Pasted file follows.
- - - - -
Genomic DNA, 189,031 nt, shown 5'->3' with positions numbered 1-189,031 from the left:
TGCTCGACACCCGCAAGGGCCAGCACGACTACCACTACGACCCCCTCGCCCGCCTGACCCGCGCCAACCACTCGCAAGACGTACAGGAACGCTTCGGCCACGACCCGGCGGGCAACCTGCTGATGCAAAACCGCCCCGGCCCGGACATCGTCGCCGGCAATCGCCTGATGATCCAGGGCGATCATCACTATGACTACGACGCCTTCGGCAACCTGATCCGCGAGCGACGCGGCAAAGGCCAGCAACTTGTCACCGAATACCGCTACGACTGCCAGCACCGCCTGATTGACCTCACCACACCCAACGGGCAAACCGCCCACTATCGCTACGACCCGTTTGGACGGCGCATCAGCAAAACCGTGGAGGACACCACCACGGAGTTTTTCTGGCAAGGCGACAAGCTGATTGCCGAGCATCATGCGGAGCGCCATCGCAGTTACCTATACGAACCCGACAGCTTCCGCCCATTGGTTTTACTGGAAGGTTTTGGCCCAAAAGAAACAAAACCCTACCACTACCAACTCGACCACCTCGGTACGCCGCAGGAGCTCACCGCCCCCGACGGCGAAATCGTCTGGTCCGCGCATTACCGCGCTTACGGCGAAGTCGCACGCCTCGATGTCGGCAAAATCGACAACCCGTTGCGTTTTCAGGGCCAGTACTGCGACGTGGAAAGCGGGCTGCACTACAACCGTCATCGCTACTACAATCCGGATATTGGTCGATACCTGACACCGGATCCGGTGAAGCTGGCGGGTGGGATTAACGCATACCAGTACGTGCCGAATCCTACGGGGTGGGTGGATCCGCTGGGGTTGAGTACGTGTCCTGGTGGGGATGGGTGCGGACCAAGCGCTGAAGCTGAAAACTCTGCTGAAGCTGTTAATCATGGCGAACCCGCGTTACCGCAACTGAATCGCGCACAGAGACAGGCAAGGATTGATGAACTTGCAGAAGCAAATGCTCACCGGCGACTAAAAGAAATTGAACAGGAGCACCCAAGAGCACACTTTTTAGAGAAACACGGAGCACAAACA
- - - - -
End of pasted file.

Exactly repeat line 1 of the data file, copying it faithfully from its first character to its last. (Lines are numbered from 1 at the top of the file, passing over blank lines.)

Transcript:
Genomic DNA, 189,031 nt, shown 5'->3' with positions numbered 1-189,031 from the left: